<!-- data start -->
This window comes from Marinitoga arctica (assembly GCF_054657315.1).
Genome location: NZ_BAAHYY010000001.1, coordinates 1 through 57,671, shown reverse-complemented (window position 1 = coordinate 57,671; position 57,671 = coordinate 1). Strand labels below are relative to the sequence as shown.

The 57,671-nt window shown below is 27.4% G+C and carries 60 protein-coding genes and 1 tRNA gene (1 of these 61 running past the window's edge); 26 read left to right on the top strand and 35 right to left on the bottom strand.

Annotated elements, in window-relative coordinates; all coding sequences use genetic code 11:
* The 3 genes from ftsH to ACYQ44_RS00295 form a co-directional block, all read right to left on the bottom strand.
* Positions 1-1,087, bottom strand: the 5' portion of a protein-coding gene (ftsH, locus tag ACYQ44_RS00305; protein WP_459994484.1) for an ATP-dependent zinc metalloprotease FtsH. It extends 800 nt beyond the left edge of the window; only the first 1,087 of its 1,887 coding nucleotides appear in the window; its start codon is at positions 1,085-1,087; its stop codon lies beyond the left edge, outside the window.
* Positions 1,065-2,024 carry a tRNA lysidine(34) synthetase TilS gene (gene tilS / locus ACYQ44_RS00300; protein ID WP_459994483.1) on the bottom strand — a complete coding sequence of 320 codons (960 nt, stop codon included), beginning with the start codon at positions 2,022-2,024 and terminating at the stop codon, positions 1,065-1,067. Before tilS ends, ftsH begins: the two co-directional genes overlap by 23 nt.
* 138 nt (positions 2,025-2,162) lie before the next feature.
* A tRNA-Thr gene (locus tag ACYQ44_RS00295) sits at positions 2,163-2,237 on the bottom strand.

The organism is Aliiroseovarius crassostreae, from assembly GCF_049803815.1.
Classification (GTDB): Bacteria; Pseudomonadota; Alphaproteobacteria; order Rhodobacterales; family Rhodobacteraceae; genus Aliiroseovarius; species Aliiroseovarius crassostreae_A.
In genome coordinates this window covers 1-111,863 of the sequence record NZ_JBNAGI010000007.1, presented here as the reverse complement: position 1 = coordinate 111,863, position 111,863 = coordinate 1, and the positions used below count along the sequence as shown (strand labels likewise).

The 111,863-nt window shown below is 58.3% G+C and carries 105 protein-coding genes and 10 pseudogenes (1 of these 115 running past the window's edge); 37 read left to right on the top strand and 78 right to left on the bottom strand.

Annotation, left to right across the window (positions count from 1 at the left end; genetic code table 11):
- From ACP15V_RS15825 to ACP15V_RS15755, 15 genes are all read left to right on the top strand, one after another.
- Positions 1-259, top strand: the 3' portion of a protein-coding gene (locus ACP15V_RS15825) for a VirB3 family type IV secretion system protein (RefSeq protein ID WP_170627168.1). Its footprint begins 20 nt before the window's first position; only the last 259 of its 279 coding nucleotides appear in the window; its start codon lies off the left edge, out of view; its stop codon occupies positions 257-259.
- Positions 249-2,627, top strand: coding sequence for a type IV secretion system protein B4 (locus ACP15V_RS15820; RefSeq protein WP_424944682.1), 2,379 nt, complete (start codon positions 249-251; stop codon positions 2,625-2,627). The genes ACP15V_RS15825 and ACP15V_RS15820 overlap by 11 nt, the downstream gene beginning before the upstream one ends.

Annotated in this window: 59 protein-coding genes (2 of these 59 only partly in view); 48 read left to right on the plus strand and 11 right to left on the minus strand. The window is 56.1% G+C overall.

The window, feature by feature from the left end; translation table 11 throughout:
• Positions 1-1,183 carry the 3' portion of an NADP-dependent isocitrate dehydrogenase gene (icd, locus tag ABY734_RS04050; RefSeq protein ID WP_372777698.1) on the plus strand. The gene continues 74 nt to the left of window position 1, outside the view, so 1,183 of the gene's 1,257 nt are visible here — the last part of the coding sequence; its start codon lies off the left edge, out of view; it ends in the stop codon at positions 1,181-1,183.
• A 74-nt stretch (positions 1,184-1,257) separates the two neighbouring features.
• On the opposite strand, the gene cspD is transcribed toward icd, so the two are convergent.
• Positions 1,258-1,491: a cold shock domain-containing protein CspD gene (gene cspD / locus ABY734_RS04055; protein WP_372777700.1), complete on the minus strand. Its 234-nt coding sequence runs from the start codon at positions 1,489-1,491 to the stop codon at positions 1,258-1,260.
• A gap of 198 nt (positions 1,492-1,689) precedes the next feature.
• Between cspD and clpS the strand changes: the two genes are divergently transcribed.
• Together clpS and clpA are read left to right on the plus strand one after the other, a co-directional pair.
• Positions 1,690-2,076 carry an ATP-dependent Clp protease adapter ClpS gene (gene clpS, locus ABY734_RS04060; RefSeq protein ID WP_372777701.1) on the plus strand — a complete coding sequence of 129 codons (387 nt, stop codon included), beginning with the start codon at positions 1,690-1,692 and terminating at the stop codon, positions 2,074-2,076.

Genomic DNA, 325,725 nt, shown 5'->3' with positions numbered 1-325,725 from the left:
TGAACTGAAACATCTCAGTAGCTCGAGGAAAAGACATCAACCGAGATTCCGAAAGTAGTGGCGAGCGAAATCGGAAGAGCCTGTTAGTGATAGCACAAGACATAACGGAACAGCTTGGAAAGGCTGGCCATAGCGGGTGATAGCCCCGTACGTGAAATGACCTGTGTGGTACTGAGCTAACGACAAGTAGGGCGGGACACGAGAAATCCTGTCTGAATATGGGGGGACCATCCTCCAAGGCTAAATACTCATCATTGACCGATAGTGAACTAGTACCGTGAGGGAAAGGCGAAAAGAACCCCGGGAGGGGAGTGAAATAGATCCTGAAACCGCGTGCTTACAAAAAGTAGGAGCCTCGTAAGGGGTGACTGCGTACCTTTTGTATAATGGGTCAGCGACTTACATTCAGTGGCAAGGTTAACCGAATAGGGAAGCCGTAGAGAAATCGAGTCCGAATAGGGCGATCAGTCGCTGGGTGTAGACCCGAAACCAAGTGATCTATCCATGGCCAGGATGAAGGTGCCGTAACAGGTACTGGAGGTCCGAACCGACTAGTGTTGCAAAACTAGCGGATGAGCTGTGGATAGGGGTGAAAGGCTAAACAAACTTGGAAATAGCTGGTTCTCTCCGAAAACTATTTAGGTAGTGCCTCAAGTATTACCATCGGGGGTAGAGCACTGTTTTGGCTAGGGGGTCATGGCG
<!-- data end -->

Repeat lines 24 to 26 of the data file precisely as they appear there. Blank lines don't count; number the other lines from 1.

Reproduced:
• A gap of 198 nt (positions 1,492-1,689) precedes the next feature.
• Between cspD and clpS the strand changes: the two genes are divergently transcribed.
• Together clpS and clpA are read left to right on the plus strand one after the other, a co-directional pair.